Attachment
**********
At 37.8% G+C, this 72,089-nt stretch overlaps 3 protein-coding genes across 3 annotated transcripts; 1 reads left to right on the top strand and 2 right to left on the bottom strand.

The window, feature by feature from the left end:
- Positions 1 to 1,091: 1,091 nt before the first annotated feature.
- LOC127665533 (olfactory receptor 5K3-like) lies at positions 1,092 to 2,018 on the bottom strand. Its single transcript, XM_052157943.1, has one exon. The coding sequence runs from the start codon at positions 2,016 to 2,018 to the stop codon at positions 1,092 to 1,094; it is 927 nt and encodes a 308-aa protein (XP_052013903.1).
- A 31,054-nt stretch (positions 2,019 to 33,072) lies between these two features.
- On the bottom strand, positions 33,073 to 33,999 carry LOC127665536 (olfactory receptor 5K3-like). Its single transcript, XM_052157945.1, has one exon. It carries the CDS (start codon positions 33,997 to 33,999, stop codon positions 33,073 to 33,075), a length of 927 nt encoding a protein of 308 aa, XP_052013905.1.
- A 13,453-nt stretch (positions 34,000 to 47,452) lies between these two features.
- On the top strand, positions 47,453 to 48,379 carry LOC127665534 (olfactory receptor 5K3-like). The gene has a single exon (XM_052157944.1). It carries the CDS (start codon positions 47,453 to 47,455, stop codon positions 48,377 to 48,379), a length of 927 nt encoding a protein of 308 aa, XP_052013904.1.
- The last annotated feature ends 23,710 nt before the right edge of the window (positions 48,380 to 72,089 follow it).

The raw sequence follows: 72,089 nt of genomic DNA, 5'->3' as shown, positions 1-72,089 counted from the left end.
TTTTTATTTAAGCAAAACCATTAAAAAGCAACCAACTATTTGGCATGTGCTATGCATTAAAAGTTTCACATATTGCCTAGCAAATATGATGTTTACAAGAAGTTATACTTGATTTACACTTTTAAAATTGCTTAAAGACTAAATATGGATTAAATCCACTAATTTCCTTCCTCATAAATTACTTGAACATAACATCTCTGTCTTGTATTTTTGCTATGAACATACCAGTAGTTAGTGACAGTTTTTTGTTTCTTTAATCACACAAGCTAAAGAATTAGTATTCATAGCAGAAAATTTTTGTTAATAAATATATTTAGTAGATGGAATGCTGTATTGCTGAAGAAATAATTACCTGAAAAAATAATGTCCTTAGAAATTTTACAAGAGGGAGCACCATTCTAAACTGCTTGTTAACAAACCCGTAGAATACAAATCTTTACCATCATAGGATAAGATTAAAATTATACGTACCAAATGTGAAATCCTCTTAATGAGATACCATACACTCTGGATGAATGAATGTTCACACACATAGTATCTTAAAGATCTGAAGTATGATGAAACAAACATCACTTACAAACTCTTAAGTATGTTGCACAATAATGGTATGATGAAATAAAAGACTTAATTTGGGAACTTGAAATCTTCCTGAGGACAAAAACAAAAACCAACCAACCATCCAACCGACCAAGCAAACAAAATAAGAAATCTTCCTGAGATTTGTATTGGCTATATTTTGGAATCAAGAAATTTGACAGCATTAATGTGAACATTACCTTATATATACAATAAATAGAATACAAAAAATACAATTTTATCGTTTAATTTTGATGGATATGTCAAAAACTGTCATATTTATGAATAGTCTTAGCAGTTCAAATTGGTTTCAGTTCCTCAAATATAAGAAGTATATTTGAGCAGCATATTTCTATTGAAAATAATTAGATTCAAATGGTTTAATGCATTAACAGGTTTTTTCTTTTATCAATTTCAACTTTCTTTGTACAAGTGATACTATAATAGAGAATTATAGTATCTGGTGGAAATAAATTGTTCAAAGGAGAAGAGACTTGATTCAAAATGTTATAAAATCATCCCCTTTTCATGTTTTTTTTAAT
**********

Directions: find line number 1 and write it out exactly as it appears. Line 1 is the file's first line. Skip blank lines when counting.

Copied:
At 37.8% G+C, this 72,089-nt stretch overlaps 3 protein-coding genes across 3 annotated transcripts; 1 reads left to right on the top strand and 2 right to left on the bottom strand.